Archive for January 2012

2011 The “Why” Behind the Deadliest Year for Tornadoes since 1925 (rethinking the degree to which weather has been “tamed” )


tornclosetedit 300x189 2011  The Why Behind the Deadliest Year for Tornadoes since  1925    (rethinking the degree to which weather has been tamed )

Tornado damage, Joplin,Mo. 6/2011


The tornadoes of 2011 raised the toll of people who have died in U.S. tornadoes to 552.  It goes down as the highest recorded death toll in a single year in over 75 years.  This compares to 564 U.S. tornado related deaths in the last ten years combined !
The severe weather events of 2011 will be remembered along with the  fatalities of  1953 (519) and is just behind  1925 (794).
It begs the question “How can it be?”  with all the incredible advances in forecasting and warning systems, that there was such a high number of fatalities?  The overall yearly statistics show a wonderful downward trend of fatalities, due to better forecasting and public awareness.

Yet, there were 552 deaths and thousands of lives shattered and scattered like the debris field of an F5 tornado.

Here are some reasons to consider for this and other major weather disasters.
1- Stating the obvious, a severe weather event is random, chaotic (non linear) by its nature.  It will always have some degree of unpredictability.      The major fatality weather event is a statistically  “just so happen” occurrence. To have those “just so happen” days just so happen 2 or 3 times in one season as opposed to perhaps a few every decade is rare.  Though it could be argued the overall large scale persistent, weather pattern of that season would raise that probability.

2-Though we can’t attribute Climate Change  to specific events,  there is increasing data that  shows  that it is a factor that increases  the likelihood of such extreme severe weather events in the overall long term trend. The extreme event becomes statistically  less ” extreme”.

3- There  are also  “perfect storms” of circumstances and human reaction/miscalculation, and disaster response system weaknesses.  It’s not just about the track and intensity of these “perfect” (F4, F5) storms themselves.
There is a dynamic of how these large-scale dramas are played out, be it in Joplin or Tuscaloosa or any other major city.  It involves the many thousands of people making split second decisions.  It’s how people process the warnings ; the woman at the Walmart, the trucker on I-35, the poor soul watching T.V. warnings at their mobile home in its direct path.  Frantic phone calls are made as the forecast media pleads and as citizens scramble to take shelter.      The chasers on the other hand converge on the storm as anxious fearful people looking for which escape road to take and  spread out in a diffluent pattern.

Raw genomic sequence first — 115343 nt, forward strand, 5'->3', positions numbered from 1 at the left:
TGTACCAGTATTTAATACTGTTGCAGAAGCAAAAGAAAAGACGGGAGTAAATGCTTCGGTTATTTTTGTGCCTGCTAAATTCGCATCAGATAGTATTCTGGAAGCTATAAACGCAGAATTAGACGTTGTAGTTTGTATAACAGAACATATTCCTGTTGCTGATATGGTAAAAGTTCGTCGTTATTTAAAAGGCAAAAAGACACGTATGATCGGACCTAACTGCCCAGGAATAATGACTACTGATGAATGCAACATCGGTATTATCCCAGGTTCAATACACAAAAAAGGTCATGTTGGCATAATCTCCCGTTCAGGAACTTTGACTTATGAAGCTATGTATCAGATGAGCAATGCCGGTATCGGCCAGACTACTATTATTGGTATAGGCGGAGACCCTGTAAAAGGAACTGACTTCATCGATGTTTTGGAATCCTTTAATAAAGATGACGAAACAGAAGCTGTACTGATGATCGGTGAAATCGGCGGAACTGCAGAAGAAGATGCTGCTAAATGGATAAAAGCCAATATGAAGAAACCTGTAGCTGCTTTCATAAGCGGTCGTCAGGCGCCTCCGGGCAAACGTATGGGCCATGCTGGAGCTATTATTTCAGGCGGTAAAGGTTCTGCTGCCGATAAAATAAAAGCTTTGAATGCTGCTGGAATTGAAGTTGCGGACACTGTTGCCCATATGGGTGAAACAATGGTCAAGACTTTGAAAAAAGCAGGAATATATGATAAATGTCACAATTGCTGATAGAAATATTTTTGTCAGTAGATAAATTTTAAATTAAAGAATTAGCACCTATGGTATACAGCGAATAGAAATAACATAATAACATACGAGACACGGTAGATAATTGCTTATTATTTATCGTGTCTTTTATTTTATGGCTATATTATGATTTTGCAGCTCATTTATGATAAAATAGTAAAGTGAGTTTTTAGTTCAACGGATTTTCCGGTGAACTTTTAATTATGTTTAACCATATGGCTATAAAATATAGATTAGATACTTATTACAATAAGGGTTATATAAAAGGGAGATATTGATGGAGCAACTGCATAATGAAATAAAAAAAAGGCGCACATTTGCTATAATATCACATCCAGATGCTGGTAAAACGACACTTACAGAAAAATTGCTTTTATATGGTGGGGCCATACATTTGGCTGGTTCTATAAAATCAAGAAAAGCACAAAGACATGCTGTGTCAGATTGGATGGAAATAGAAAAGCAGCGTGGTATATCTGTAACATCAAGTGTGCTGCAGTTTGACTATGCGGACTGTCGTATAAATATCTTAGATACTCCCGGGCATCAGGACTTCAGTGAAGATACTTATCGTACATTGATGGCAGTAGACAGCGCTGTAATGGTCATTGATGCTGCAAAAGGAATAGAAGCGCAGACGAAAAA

Joplin5thm 300x244 2011  The Why Behind the Deadliest Year for Tornadoes since  1925    (rethinking the degree to which weather has been tamed )

The NWS included four “social scientists” on the assessment team to study what happened for the shortcomings this year (Historic Tornadoes of 2011).  The social scientists looked at people’s  understanding and reactions, which seemed to be a major factor, and how the event was outworked with media, emergency managers, and the public.

Imagine if one could quantify and colorize all the “data” of  people’s understanding and actions/reactions, and the mass movements in the fog of confusion in these type of weather emergencies.  It would probably take on a “form” if it were possible to see  it  on a screen.  I think the human responses/actions in those situations would have the appearances of some chaotic storm, like the kind produced by the atmosphere itself.

The science of weather forecasting ,of those who have labored for years has made great strides.  I am not trying to rain on that parade of success here,  but I think we have to rethink what it means to really tame the weather beast.  This especially in light of the social science of how people respond.

The year 2011′s tornado fatalities is a reminder that we are not quite out of the bear’s cage yet.

Hopefully, the foreseeable/predictable patterns of the ultimately  unpredictable, are getting better understood and the deadly affects can be mitigated.